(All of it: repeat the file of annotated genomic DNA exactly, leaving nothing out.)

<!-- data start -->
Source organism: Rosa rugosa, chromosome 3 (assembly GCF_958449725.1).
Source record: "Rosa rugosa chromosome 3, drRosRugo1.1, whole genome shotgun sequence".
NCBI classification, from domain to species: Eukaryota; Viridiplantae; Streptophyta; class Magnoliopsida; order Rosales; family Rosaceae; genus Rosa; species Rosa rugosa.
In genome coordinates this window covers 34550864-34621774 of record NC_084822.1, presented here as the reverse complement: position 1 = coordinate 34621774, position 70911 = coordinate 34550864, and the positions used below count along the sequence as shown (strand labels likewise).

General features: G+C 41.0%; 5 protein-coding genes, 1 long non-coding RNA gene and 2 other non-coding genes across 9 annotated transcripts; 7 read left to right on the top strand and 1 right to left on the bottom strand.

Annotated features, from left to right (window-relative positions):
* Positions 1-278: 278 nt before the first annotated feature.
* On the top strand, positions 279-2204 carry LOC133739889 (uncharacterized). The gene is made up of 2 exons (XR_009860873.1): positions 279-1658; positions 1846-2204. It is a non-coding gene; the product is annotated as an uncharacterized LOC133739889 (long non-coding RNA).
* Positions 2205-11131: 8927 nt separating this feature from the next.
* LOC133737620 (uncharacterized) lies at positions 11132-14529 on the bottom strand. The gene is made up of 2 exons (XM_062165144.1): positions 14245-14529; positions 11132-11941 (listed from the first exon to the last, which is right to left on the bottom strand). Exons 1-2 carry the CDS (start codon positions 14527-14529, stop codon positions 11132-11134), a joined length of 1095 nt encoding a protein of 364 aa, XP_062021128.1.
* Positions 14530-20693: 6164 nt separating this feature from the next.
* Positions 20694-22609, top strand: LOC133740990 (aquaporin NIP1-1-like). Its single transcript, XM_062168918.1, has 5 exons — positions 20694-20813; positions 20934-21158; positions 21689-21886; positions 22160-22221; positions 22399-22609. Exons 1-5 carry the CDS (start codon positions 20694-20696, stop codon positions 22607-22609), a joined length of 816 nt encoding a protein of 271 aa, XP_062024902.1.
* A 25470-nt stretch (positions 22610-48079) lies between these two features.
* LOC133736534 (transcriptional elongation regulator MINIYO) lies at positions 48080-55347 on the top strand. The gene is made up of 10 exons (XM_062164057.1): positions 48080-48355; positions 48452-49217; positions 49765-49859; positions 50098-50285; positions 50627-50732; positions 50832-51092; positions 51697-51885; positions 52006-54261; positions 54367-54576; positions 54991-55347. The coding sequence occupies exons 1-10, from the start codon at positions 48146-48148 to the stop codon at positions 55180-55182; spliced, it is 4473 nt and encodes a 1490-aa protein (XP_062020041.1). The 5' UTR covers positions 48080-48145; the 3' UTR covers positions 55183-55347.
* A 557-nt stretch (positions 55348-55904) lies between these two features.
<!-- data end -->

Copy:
Source organism: Rosa rugosa, chromosome 3 (assembly GCF_958449725.1).
Source record: "Rosa rugosa chromosome 3, drRosRugo1.1, whole genome shotgun sequence".
NCBI classification, from domain to species: Eukaryota; Viridiplantae; Streptophyta; class Magnoliopsida; order Rosales; family Rosaceae; genus Rosa; species Rosa rugosa.
In genome coordinates this window covers 34550864-34621774 of record NC_084822.1, presented here as the reverse complement: position 1 = coordinate 34621774, position 70911 = coordinate 34550864, and the positions used below count along the sequence as shown (strand labels likewise).

General features: G+C 41.0%; 5 protein-coding genes, 1 long non-coding RNA gene and 2 other non-coding genes across 9 annotated transcripts; 7 read left to right on the top strand and 1 right to left on the bottom strand.

Annotated features, from left to right (window-relative positions):
* Positions 1-278: 278 nt before the first annotated feature.
* On the top strand, positions 279-2204 carry LOC133739889 (uncharacterized). The gene is made up of 2 exons (XR_009860873.1): positions 279-1658; positions 1846-2204. It is a non-coding gene; the product is annotated as an uncharacterized LOC133739889 (long non-coding RNA).
* Positions 2205-11131: 8927 nt separating this feature from the next.
* LOC133737620 (uncharacterized) lies at positions 11132-14529 on the bottom strand. The gene is made up of 2 exons (XM_062165144.1): positions 14245-14529; positions 11132-11941 (listed from the first exon to the last, which is right to left on the bottom strand). Exons 1-2 carry the CDS (start codon positions 14527-14529, stop codon positions 11132-11134), a joined length of 1095 nt encoding a protein of 364 aa, XP_062021128.1.
* Positions 14530-20693: 6164 nt separating this feature from the next.
* Positions 20694-22609, top strand: LOC133740990 (aquaporin NIP1-1-like). Its single transcript, XM_062168918.1, has 5 exons — positions 20694-20813; positions 20934-21158; positions 21689-21886; positions 22160-22221; positions 22399-22609. Exons 1-5 carry the CDS (start codon positions 20694-20696, stop codon positions 22607-22609), a joined length of 816 nt encoding a protein of 271 aa, XP_062024902.1.
* A 25470-nt stretch (positions 22610-48079) lies between these two features.
* LOC133736534 (transcriptional elongation regulator MINIYO) lies at positions 48080-55347 on the top strand. The gene is made up of 10 exons (XM_062164057.1): positions 48080-48355; positions 48452-49217; positions 49765-49859; positions 50098-50285; positions 50627-50732; positions 50832-51092; positions 51697-51885; positions 52006-54261; positions 54367-54576; positions 54991-55347. The coding sequence occupies exons 1-10, from the start codon at positions 48146-48148 to the stop codon at positions 55180-55182; spliced, it is 4473 nt and encodes a 1490-aa protein (XP_062020041.1). The 5' UTR covers positions 48080-48145; the 3' UTR covers positions 55183-55347.
* A 557-nt stretch (positions 55348-55904) lies between these two features.